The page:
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I recently started creating a daily links post for the blog again. I read a million headlines every day and figured some folks might find it valuable if I shared the few I thought were the most intriguing – that and I obviously have a rare editorial gift in addition to my gift for editorializing.

In today's links, I highlighted a couple of articles that I found over at Bloomberg in rather ironic fashion. The first headline was, “Rich Clients Pumped for Fees in Private Banking's `Conflict of Interest'.” Is it any wonder then that, “Wall Street Despised by Americans in Poll Showing Majority Want Regulation,” (the subsequent headline)?

Could it be that Americans despise bankers and brokers BECAUSE they actually FEEL pumped for fees? There is a great deal of financial mistrust out there as evidenced by the fact that people now trust financial blogs more than they trust advisers.

As the Bloomberg article reveals, this mistrust is very well-founded:

Higher fees erode returns over time. A private banking client with $10 million invested, for example, who earns annual returns of 7 percent a year and pays 2.3 percent in fees, will hand $3.4 million to his bankers over the course of a decade. With fees of 0.9 percent, that client would pay $1.3 million…

“Most wealth managers and banks have a stumping conflict of interest because their riskier products earn them more fees,” says Drake, who worked at London-based Kleinwort Benson and Granville Plc for more than 20 years. “If your adviser is getting three times more for hedge funds and private equity than government bonds, you’re asking for trouble.”…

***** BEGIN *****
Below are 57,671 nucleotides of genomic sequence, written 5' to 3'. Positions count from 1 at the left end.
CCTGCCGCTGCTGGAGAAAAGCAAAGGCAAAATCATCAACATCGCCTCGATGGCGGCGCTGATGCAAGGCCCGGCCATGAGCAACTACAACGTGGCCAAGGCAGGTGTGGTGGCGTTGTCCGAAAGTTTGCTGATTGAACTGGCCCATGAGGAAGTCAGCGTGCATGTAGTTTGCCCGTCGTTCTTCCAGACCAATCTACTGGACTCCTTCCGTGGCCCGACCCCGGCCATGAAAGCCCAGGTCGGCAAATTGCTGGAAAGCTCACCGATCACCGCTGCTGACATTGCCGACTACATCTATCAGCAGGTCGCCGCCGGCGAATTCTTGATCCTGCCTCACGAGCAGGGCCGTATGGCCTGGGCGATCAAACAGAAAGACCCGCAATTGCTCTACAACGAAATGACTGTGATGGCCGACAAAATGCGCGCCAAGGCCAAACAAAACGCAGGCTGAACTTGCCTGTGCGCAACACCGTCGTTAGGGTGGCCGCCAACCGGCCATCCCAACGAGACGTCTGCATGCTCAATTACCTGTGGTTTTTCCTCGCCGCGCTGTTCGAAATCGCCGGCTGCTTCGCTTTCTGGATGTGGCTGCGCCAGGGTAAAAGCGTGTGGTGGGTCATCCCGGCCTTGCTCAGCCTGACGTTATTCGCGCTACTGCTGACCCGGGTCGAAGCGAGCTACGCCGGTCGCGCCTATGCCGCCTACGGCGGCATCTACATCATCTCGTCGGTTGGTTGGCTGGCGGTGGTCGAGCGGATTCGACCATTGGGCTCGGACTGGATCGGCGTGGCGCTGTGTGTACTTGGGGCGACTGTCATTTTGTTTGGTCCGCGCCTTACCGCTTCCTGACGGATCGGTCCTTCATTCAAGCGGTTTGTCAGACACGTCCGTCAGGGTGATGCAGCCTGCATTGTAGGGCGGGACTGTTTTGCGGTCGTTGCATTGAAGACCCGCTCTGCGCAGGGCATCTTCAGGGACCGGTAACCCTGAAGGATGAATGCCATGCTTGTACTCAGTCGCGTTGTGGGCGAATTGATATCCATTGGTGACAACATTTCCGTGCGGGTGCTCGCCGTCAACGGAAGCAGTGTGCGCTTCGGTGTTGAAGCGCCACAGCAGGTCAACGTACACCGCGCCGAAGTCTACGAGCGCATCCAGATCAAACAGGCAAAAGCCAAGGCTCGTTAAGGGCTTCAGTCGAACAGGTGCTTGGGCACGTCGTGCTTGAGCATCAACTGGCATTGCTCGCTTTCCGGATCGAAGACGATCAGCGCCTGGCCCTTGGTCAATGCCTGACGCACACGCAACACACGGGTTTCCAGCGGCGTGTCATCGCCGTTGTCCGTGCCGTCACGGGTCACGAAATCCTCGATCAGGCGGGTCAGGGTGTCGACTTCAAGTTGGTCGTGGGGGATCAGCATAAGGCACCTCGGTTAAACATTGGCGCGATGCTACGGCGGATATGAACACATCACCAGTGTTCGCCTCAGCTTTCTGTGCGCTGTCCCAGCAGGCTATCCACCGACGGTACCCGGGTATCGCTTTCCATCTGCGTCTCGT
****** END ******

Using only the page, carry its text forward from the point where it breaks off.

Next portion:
The financial crisis exposed “unsound incentive structures” that reward private bankers for pursuing their employers’ interests rather than those of their clients, wealth management consultants Ole Heggtveit and David Clarksonwrote in a report published in December by Oliver Wyman, a unit of Marsh & McLennan Cos….

Potential conflicts include encouraging clients to buy higher-margin assets rather than lower-risk alternatives, pushing the bank’s own products and third-party funds that pay commissions to the wealth manager as opposed to those that minimize costs, and promoting frequent trading over buy-and-hold strategies, according to the report titled, “Trust Me, I’m Your Private Banker.”

Bankers, brokers and insurance salespeople regularly do put their own interests ahead of their clients' for one reason: unchecked greed. Most people get into the finance industry to make money. The first thing they realize is the easiest way to do so is to “pump” their clients. The second thing they realize is that there's nothing stopping them. 

“Ninety percent of wealth management clients are not aware of the costs they pay indirectly,” the Bloomberg article reports. Clients might suspect or feel like they're getting “pumped” but don't care enough to do anything about it. And regulators can't do anything about it because it's legal.

Sadly, a key part of the financial reform package making its way through congress, forcing brokers and insurance salespeople to accept “fiduciary duty,” was dropped by lawmakers. This simple standard would have held brokers accountable for unreasonable fees and gone a long way towards promoting client interests over financial firms' interests.

Let's hope it somehow makes a miracle comeback.